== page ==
While no one is certain at this point what the eventual DOL fiduciary rule will look like, or whether there will even be a DOL fiduciary rule, fiduciary law will continue to exist and establish the liability standards for investment fiduciaries. When it comes to interpreting fiduciary standards under ERISA, the courts have consistently stated that they look to Restatement (Third) Trusts (Restatement) for guidance.
A fiduciary’s duties of loyalty and prudence are well-known. The duty loyalty requires a fiduciary to always act in the best interests of a client, “solely in the interest of the participants and beneficiaries and for the exclusive purpose of providing benefits to participants and their beneficiaries.”1 The duty of prudence requires a fiduciary to act
with the care, skill, prudence, and diligence under the circumstances then prevailing that a prudent man acting in a like capacity and familiar with such matters would use in the conduct of an enterprise of a like character and with like aims.2
What many plan sponsors and other investment fiduciaries are not aware of is that implicit in the fiduciary duty of prudence is a duty to be cost-conscious.3 The Restatement provides guidance to fiduciaries in meeting their duty to be cost-conscious, pointing out that
Because the differences in the totality of the costs…can be significant, it is important for the [fiduciary] to make careful overall cost comparisons, particularly among similar products of a specific type being considered for a [plan’s] portfolio.4
Many 401(k) select actively managed mutual funds as investment options within their plan. In making such a decision, the Restatement warns plan sponsors that
a decision to proceed with such a program involves judgments by [a fiduciary] that: a) gains from the course of action can reasonably be expected to compensate for its additional costs and risks,…”5
Low Hanging Litigation Fruit Under the DOL’s Fiduciary Rule and BICE
With that framework in mind, two investments that would appear to be prime targets for plaintiffs’ ERISA attorneys are variable annuities and actively managed mutual funds. Both of these products have legitimate cost efficiency issues, thereby drawing the attention of the plaintiffs’ bar.
The cost issues associated with variable annuities have been one of the main reasons that variable annuities have consistently been a leader in customer complaints to regulatory bodies. Fiduciary law is based largely on a combination of trust, agency and equity law. A basic tenet of equity law is that “equity abhors a windfall.” Common sense alone tells you that a windfall achieved at the cost of a plan participant is neither in their best interests nor for their benefit.
And yet, most variable annuities do just that, as their fee structures ensure an unfair and onerous windfall for the variable annuity issuer. In a landmark study of the fees associated with variable annuities, Moshe Milevsky estimated that the inherent value of the annual M&E fee charged by variable annuities was only between 5-10 basis points (a basis point is 1/100 of 1 percent), depending on factors such as age and gender.6 The fact that insurance companies were charging a median annual M&E fee of 115 basis led Milevsky to conclude that the M&E fee being charged was not actually related to the actual costs of providing such a benefit to variable annuity owners, and therefore,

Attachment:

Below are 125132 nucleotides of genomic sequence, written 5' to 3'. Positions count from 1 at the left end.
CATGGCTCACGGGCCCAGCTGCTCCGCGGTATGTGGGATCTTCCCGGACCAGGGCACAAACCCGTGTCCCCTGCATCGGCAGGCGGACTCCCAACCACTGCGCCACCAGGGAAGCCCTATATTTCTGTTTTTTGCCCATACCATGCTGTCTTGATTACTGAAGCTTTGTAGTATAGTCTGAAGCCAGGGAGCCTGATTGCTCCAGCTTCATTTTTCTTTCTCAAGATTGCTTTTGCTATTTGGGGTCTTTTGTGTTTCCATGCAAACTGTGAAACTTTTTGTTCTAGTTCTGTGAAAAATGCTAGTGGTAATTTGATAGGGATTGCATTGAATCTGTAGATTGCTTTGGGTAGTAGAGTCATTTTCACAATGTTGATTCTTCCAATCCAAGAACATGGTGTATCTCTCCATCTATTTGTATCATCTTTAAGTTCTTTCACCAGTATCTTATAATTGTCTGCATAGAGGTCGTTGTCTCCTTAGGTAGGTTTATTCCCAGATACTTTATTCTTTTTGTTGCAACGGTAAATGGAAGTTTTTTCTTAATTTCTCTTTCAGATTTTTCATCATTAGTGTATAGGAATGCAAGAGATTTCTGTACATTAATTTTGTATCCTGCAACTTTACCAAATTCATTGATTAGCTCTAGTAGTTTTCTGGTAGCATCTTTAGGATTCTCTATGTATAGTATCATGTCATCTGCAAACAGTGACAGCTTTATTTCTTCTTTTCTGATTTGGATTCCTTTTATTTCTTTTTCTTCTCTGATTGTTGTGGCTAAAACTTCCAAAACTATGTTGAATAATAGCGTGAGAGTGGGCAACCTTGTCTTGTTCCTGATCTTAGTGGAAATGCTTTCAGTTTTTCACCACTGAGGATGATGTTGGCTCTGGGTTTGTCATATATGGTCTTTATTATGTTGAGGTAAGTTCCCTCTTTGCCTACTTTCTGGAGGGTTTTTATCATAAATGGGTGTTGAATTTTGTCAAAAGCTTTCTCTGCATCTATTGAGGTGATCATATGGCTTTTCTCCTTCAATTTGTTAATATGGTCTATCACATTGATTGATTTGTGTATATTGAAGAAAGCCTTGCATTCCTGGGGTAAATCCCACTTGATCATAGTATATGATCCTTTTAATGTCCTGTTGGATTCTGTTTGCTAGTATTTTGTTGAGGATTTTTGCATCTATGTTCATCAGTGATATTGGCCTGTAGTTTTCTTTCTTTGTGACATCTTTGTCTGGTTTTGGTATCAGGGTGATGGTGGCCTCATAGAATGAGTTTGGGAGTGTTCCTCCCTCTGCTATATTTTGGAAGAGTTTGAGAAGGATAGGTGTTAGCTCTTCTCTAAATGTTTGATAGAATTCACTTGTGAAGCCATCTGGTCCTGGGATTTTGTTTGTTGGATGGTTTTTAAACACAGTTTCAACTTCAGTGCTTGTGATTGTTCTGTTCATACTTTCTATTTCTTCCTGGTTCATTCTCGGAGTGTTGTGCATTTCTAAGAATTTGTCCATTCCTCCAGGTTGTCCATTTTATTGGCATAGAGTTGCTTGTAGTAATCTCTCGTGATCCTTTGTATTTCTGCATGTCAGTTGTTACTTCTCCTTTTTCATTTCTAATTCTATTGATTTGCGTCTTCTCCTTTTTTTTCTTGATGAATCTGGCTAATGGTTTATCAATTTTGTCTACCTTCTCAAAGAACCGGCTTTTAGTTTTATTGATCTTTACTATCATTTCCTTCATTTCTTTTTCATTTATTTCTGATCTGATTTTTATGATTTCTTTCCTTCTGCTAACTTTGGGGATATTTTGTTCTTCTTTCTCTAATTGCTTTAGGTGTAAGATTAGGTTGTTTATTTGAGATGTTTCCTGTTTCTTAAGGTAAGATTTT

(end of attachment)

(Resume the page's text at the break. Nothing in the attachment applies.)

if the M&E fee was only meant to cover true risk — the typical VA policyholder was being grossly overcharged for this so-called protection and peace of mind.7
The passage of time has not changed Milevsky’s opinion of his original findings demonstrating the windfall variable annuity issuers receive from the M&E fee, as he has recently stated that
Indeed, I still stand behind those results. Our basic position was that for many investors, a similar financial economic outcome could be achieved at a lower cost.8
Another cost efficiency issue of a variable annuity’s M&E fee is the fact that the fee is based on an absurd process known as “inverse pricing.” Inverse pricing refers to the fact that the annual M&E fee is based on the accumulated value of the variable annuity. The M&E fee provides the death benefit for a variable annuity owner, and the death benefit guarantees that the owner will never receive less than his/her actual contributions to the variable annuity. So, variable annuity owners whose variable annuities have experienced significant appreciation, and thus do not need the death benefit, are paying a higher fee for a benefit that they cannot use. Another windfall for the insurance company/variable annuity issuer.
The overall fees associated with variable annuities present cost efficiency issues. Variable annuities basically charge three types of fees: (1) the M&E, essentially the fee for the death benefit; (2) administrative fees; and (3) sub-account fees for the variable annuity’s investment options. The cumulative amount for such fees is typically 3 percent or more.
Most variable annuities now offer various types of “living benefit” riders that provide minimum guarantees with regard to accumulation rates and income distributions. The fee for such additional riders is usually in the range of 1 percent for each rider selected. Given the fact that each additional 1 percent in investment fees reduces an investor’s end return by approximately 17 percent over a period of twenty years, the cost efficiency issues inherent with variable annuities is obvious.
Bottom line, in their present form, most variable annuities will never pass the fiduciary standards of loyalty and prudence. Many in the financial services industry believe that some insurance companies have decided to sell their variable annuity businesses to other companies. Unless and until variable annuity issuers create and implement strategies that are compliant with the fiduciary duty to be cost efficient, variable annuities will continue to be a prime target for ERISA’s plaintiff’s bar.
Actively Managed Mutual Funds
Anyone involved in the financial services industry is well aware of the ongoing debate concerning actively managed mutual funds and passively managed, or index, funds. The Restatement actually establishes a standard for assessing the prudence of recommending and selecting actively managed funds.
a decision to proceed with such a program involves judgments by [a fiduciary] that: a) gains from the course of action can reasonably be expected to compensate for its additional costs and risks,…”9 (emphasis added)
|Category||5 years||10 Years||15 Years|
|All Domestic Funds||85.82||82.87||82.23|
|All MidCap Funds||89.95||96.03||95.40|
|All SmallCap Funds||96.57||95.64||93.21|
The cost efficiency issues inherent in actively managed mutual funds is raised to another level given studies that show that the majority of actively managers fail to produce returns that even cover their fund’s costs.10